If you are looking for what is behind rising health care costs, the answer is NOT to be found in medical malpractice lawsuits. A new study by Public Citizen shows no correlation between medical malpractice payments and health care costs. Since 2003, both the frequency of medical malpractice payments on behalf of doctors and the amount of money paid out have fallen every single year, according to the government’s National Practitioner Data Bank (NPDB), which tracks such payments.
In 2012, the number of payments fell to the lowest level on record, setting a new record low for the sixth consecutive year.
Since 2003, medical malpractice payments have fallen 28.8 percent.
If, in fact, medical malpractice litigation were truly the “biggest cost driver” in medicine, as Speaker of the House Rep. John Boehner (R-Ohio) has stated, then wouldn’t you expect declining payments to have pulled overall healthcare costs down? Instead the nation’s health care bill has risen 58.3 percent since 2003. The study says “if health care costs followed the trajectory of litigation trends since 2003, our national health care bill in 2012 would have been $1.3 billion. Instead, it was $2.8 billion.
Here’s somewhere else to look for explanations: the increase in doctors’ pay. According to Modern Healthcare , which conducts an annual doctors’ compensation survey, pay for physicians in six specialties (Anesthesiology, Cardiology, General Surgery, Internal Medicine, Ob-Gyn, and Radiology) have seen their pay rise from 24.3 percent (ob-gyn) to 82 percent (radiology) from 2003 to 2013. For all specialties but one, pay raises have exceeded inflation. Also, Modern Healthcare reports that compensation for health care system CEOs rose at more than twice the rate of inflation from 2003 to 2012 (to over $1.1 million annually on average). Pay increases for chief medical officers and chief financial officers also far outpaced inflation.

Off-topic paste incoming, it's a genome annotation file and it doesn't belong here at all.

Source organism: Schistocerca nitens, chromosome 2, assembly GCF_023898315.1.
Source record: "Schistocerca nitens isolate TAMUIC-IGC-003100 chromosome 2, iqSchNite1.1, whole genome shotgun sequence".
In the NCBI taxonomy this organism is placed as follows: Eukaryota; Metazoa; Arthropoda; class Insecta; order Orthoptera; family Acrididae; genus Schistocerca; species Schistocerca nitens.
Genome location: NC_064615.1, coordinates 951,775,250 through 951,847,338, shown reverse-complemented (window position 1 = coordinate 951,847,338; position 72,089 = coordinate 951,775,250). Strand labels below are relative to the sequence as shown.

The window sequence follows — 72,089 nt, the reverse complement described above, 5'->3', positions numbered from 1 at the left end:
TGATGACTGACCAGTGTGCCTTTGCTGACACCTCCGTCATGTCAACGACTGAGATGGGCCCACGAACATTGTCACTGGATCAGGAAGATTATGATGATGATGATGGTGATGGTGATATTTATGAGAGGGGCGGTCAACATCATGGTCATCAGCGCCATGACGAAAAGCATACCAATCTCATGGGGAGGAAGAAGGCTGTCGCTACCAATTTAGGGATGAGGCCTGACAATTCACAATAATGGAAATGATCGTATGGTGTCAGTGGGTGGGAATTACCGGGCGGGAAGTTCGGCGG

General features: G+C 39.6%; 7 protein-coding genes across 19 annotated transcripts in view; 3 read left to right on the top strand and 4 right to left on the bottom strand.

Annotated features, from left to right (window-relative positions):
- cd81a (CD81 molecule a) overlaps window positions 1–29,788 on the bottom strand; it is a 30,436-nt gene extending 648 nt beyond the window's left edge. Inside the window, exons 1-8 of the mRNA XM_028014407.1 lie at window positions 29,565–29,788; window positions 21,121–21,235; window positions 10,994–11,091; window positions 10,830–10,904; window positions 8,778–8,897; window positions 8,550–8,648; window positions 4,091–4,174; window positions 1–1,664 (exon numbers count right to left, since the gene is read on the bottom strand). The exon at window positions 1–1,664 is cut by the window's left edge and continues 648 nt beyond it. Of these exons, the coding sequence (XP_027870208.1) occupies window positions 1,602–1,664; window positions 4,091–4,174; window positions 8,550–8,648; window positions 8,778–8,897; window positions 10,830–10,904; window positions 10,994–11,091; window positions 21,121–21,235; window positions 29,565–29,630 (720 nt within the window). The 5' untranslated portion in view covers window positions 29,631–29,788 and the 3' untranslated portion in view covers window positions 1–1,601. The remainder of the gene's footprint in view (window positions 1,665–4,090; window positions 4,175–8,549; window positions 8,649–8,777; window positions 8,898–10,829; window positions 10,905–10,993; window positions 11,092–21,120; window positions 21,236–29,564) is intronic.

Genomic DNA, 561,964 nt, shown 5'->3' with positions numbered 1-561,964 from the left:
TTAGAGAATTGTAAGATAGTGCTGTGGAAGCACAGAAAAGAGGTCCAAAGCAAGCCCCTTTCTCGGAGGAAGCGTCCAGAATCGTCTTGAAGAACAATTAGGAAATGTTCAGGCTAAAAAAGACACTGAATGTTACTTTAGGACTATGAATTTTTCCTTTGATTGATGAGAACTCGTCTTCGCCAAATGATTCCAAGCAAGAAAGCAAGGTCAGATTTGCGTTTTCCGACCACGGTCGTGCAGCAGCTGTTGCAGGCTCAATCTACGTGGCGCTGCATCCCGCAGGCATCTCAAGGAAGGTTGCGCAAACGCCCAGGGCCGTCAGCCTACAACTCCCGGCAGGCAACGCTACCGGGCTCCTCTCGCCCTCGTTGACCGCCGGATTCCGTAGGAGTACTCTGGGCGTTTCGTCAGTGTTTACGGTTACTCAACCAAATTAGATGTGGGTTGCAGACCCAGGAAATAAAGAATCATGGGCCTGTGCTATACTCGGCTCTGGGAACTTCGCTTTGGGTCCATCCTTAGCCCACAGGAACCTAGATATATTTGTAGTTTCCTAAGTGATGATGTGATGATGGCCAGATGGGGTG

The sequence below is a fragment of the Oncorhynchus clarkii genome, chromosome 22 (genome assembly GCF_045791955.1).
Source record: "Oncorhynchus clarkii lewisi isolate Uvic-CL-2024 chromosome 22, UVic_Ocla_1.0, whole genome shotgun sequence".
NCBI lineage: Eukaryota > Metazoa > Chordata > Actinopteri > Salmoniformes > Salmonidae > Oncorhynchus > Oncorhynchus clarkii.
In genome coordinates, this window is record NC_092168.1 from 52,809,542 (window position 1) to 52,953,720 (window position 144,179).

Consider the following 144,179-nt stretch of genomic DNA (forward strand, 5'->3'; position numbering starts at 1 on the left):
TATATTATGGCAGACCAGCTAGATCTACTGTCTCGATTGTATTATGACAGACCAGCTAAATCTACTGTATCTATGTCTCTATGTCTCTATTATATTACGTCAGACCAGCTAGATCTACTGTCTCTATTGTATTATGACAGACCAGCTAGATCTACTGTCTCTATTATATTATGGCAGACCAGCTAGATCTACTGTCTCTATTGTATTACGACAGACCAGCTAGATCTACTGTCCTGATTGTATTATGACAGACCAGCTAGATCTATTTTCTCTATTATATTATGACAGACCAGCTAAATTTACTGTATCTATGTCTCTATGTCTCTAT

Medical malpractice has been singled out by many lawmakers (state and federal) as the culprit for rising health care costs. The data here certainly doesn’t support that. Lawmakers should instead focus on driving down medical errors and holding responsible those who make them.